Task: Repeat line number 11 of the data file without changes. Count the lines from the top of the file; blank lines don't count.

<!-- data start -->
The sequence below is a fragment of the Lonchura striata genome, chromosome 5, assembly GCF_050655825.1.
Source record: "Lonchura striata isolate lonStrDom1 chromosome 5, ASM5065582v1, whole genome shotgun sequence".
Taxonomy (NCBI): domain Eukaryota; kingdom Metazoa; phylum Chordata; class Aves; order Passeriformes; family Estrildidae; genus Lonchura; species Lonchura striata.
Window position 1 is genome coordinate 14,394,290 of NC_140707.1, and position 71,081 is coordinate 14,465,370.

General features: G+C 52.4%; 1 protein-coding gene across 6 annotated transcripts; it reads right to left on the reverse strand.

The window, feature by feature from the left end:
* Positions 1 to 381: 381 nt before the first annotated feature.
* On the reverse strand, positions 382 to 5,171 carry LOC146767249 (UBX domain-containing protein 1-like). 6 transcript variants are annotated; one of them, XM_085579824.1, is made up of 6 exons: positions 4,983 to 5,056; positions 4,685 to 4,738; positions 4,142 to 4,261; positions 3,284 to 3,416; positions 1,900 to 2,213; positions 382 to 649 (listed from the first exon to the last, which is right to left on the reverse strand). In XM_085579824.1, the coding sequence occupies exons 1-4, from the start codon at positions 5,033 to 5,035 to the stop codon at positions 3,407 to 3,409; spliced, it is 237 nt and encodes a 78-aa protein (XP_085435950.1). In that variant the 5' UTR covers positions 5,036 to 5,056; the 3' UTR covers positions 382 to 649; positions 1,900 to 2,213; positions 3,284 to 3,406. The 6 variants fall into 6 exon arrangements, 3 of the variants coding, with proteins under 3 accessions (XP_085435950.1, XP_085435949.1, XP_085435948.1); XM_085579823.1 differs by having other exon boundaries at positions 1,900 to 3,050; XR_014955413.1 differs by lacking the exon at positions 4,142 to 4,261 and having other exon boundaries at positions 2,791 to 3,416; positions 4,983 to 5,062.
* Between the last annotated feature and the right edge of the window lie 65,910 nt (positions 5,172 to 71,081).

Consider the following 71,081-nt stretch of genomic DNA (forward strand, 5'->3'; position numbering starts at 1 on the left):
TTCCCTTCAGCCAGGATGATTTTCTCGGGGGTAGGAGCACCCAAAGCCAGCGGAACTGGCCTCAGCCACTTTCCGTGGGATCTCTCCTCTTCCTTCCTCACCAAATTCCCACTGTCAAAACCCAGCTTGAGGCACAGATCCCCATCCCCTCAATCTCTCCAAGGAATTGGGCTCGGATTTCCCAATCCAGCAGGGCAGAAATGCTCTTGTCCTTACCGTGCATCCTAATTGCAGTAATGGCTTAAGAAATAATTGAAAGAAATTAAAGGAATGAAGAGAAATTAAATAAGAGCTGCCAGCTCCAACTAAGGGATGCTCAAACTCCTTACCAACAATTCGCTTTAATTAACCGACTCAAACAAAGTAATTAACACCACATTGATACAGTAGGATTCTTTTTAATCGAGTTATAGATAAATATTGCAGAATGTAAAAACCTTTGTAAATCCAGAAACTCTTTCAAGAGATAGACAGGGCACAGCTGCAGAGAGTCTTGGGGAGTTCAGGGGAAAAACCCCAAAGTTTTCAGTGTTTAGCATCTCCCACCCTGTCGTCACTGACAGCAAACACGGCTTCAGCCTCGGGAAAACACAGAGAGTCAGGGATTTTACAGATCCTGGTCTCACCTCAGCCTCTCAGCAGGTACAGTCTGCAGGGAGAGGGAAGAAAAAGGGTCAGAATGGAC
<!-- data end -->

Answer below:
TTCCCTTCAGCCAGGATGATTTTCTCGGGGGTAGGAGCACCCAAAGCCAGCGGAACTGGCCTCAGCCACTTTCCGTGGGATCTCTCCTCTTCCTTCCTCACCAAATTCCCACTGTCAAAACCCAGCTTGAGGCACAGATCCCCATCCCCTCAATCTCTCCAAGGAATTGGGCTCGGATTTCCCAATCCAGCAGGGCAGAAATGCTCTTGTCCTTACCGTGCATCCTAATTGCAGTAATGGCTTAAGAAATAATTGAAAGAAATTAAAGGAATGAAGAGAAATTAAATAAGAGCTGCCAGCTCCAACTAAGGGATGCTCAAACTCCTTACCAACAATTCGCTTTAATTAACCGACTCAAACAAAGTAATTAACACCACATTGATACAGTAGGATTCTTTTTAATCGAGTTATAGATAAATATTGCAGAATGTAAAAACCTTTGTAAATCCAGAAACTCTTTCAAGAGATAGACAGGGCACAGCTGCAGAGAGTCTTGGGGAGTTCAGGGGAAAAACCCCAAAGTTTTCAGTGTTTAGCATCTCCCACCCTGTCGTCACTGACAGCAAACACGGCTTCAGCCTCGGGAAAACACAGAGAGTCAGGGATTTTACAGATCCTGGTCTCACCTCAGCCTCTCAGCAGGTACAGTCTGCAGGGAGAGGGAAGAAAAAGGGTCAGAATGGAC